I remember that moment  —  the last moment, though I wouldn’t realize it for a year, until I sat in an office with her and my therapist, saying the words: This is worse than the time you sexually assaulted me  —  the way her semen glistened in you, and I stood up to go the bathroom, to wipe it off, to fumble around for the day-after contraceptive I knew I needed to take. So many times I had parted you, put in the diaphragm she insisted I use, that she knew I hated. She hated condoms, they were so much worse for her dysphoria than diaphragms were for mine. Nevermind that a condom was off after sex, and a diaphragm was something I held in my body for a dozen hours of panic. Her needs were always the most important. That was why I acquiesced, finally, saying, We’ll do it without contraceptives, but don’t cum in me. She couldn’t even respect that. She came in and on me.

After, she said, “I just raped you, didn’t I?” After, she wrote a song about her feelings.

I forgave her. Isn’t that always the foundation for what came later? How she convinced everyone I had abused her? How everyone believed her, because she was the woman, because I was masc, because why would I have stayed with her if that’s what she’d really done?

I forgave her. Isn’t that always the foundation for what came later?

You were hers. You grew because of her desires. What other purpose could you have than to glisten with her?

It took me two years to shave you off and start again.


Dear Brain,

I used to feel as though you were a scary and unpredictable person. I lived with the fear of what you would do next. What you’d make me do, feel, think. Like an angry infection, you’ve been burning for years, enraged and always active. Between the infection and the mental illness, you always seemed to have a life of your own. And that scares me.

You have ways of stopping me dead in my tracks, extinguishing the sunshine in a matter of moments and leaving me lost in the dark. You’ve put a knife in my hand, voices in my head, and a bottle to my lips to keep the demons at bay. You make me forget, cause me to stumble over my words, and sometimes even paralyze my whole body.

But since starting meds, a venture you took to well, I realized you weren’t out to hurt me at all. That all these years you were screaming for help, you were hurting. And I angrily silenced you instead of listening to the eloquence of your words, expressed in classic bipolar symptoms that you’ve been communicating since my childhood.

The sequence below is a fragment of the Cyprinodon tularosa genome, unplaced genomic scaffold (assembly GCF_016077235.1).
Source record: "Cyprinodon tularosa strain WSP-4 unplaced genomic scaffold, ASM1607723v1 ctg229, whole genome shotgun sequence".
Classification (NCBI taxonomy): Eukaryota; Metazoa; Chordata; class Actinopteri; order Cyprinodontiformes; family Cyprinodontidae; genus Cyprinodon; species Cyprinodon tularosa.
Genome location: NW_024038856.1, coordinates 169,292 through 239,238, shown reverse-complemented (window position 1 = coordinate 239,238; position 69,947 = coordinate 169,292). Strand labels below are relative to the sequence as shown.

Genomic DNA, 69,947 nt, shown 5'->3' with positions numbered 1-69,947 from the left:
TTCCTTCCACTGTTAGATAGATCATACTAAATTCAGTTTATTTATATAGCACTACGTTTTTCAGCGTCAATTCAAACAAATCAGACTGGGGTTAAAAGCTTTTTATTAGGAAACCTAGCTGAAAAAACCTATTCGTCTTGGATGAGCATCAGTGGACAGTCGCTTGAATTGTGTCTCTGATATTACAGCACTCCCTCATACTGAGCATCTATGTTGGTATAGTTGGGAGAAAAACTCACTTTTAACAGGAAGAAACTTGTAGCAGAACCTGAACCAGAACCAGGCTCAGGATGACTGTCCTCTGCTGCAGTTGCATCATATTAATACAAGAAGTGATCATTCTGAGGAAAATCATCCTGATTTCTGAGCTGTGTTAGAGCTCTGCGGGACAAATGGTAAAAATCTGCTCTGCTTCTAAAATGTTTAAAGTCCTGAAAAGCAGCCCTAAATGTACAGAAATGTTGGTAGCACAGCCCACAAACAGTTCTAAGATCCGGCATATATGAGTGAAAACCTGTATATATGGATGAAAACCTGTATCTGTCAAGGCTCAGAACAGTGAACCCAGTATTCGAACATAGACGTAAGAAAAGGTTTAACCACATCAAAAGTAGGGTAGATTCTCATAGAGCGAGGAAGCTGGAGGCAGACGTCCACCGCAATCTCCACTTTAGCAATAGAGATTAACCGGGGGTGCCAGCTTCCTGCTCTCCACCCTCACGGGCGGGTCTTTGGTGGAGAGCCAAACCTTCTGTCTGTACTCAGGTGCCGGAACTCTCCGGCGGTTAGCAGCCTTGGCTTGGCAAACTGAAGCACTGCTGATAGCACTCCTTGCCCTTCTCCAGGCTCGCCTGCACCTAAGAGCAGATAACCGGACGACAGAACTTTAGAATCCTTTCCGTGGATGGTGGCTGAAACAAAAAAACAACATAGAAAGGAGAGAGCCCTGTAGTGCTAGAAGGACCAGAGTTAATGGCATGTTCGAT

All these years you were screaming for help, you were hurting.

But with what felt like the whole world against us, it was easy to slip into hating you. My family hated what you did to me, and yelled at me excessively for it. As if your actions were under my control. If yelling, bullying and hitting cured the voices and the pain, you would’ve been quieted long ago. Instead, you only got angrier and louder.

So I started to listen.

I slowly learned your language, as I deciphered your messages. We identified concrete symptoms that were plaguing you, going from blurry and mysterious suffering to “depression,” “anxiety” and “mania.” With your help and patience, I slowly learned who you are. We learned “bipolar” was a safe and comfortable label to tack onto you in order to get you proper treatment. And now that I take better care of you, taking pills that you seem to quite like at least three times a day, the messages have changed.

You communicate when there’s not enough mood stabilizer or too much antidepressant.

You tell me that you’re happy, and I hesitate in believing you. We’ve both got a lot of adjusting to do, living this new life with a newly balanced you. But in the meantime, we revel in the happy magic of feeling sane for the first time in our lives. Even if that feeling is sometimes fleeting.

You tell me that you’re happy, and I hesitate in believing you.

At this point, I feel as though I know you better than anyone in my whole life. I’m sorry for not listening to you when I was younger, for silencing you and prolonging your suffering. No matter how much I’ve been told to, I will never hate you. You challenge me, which is hard on the both of us. But I love you unconditionally, and will fight for the rest of my life for you. Never again will I turn away when you cry out to me for help. You are safe, I am safe, we are safe with each other.


You can support The Establishment’s independent media work by purchasing a ‘Member of the Resistance’ tee or making a donation here.

Other recent stories include: